EVS Diary

On learning a new language

Here in Slovakia, I had to start learning a new language from scratch. Slovak is a slavic language, so the vocabulary is very different from English and from French. That makes it hard to learn because you can not get by with pronouncing an english word with a slovak way (first of all you need to figure out what is the slovak way !) because it would mean absolutely nothing as the vocabulary between English and Slovak are so different. Here you have to learn your vocabulary like when you were at school learning English: list of vocabulary to repeat again and again. And it’s hard to keep yourself motivated because a lot of words are similar to each other, sometimes only a longer vowel can change EVERYTHING (i.e. the meaning).

The "zmrzlina effect"

Speaking about vowels, Slovak don’t like them so much. And at first it’s really disturbing to see words without vowel until the middle of it. A friend of mine call it the “zmrzlina effect”. Zmrzlina means ice cream by the way. In Romance languages or in English we’re used to have vowels regularly appearing in the words so it feels like it’s easier to pronounce. When learning Slovak, you realize that vowels are useless. You can pronounce a word without vowels, it can also be a sentence : strč prst skrz krk. This famous tongue twister means “stick your finger through your throat”. It takes quite a long time to be able to pronounce it for a non slovak speaker though.

Learning a new language is an accumulation of little victories. The first time you will understand something when people will speak in the street, you’ll feel like you’re a genius ! The first sentence, the first conversation, you’ll tell your friends because it’s an achievement. And you will remember it. Learning a new language is both frustrating and rewarding. I really like trying to speak this language eventhough I make tons of mistakes. I’m trying. And when I say a sentence or have a simple conversation with someone, I’m proud of myself afterwards.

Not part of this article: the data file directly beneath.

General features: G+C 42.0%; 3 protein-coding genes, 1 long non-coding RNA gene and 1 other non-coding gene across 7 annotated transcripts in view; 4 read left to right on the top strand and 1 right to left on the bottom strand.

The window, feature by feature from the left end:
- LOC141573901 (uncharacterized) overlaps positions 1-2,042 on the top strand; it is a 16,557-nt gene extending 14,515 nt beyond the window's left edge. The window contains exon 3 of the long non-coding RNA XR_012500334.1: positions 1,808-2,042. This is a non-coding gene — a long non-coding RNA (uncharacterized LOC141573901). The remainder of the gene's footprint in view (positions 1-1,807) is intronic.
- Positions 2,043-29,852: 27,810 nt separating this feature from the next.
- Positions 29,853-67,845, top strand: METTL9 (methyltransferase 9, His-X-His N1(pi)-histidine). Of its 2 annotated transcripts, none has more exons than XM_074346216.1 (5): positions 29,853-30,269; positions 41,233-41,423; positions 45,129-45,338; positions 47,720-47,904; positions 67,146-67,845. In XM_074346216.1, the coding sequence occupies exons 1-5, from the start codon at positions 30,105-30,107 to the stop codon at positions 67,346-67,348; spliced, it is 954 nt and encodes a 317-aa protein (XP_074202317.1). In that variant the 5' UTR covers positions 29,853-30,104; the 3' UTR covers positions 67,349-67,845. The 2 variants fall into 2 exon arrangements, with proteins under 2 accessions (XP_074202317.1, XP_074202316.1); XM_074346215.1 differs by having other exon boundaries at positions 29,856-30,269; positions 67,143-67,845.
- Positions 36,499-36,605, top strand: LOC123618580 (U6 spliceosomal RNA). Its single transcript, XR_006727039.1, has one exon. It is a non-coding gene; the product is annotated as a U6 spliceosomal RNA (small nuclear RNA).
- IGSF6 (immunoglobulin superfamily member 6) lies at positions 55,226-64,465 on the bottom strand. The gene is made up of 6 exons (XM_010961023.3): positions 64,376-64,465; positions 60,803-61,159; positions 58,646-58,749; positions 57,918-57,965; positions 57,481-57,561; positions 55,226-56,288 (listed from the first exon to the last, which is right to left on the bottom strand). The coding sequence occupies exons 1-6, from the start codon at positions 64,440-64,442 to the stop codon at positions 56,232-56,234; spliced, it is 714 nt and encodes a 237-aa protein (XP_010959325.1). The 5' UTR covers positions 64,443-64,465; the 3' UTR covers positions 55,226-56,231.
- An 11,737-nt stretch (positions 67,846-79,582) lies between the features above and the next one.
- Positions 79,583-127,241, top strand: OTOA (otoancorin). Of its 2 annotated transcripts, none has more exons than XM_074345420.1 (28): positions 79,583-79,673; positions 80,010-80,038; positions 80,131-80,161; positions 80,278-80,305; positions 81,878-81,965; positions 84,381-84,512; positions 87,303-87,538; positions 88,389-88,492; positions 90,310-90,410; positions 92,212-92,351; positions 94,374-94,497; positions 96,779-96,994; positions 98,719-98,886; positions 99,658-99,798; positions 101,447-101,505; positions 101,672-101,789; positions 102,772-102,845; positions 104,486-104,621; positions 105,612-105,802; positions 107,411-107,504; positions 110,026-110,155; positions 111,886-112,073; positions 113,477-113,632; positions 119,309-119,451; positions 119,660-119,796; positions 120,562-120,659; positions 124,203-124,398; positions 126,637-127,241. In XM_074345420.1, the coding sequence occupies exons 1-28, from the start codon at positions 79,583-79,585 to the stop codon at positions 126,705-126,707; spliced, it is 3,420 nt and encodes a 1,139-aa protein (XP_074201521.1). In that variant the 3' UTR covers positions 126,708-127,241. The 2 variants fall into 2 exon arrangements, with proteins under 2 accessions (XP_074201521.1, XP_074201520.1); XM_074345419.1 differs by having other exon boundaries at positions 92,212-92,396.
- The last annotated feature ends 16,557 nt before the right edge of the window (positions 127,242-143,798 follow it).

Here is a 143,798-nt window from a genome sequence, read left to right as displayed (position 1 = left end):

Slovak as a window on an unknown world

Of course it’s not the most “usefull” language as it is spoken by only 5.5 millions people in the world. But I see it as a window on the Slavic world. Before coming here, I read that Slovak is a good start to understand other slavic languages such as Czech, Polish, Serbian,… I like learning languages and I like that here I learn without noticing it. One of the first word I learnt here is lekareň, pharmacy. This one is easy and everywhere, but for any other words, I need to repeat it over and over. Eventually it will stay in my head. Or not, and I will mix it up with something else and feel frustrated.

But for me, it’s a must to learn the language of the place I’m living in. Learning the local language changes the relations you have with local people. In my case as I heard I have a good accent, people think I’m fluent and it is also a problem. A different one.


Claire Billon-Grand

Photo : Marek Bennett

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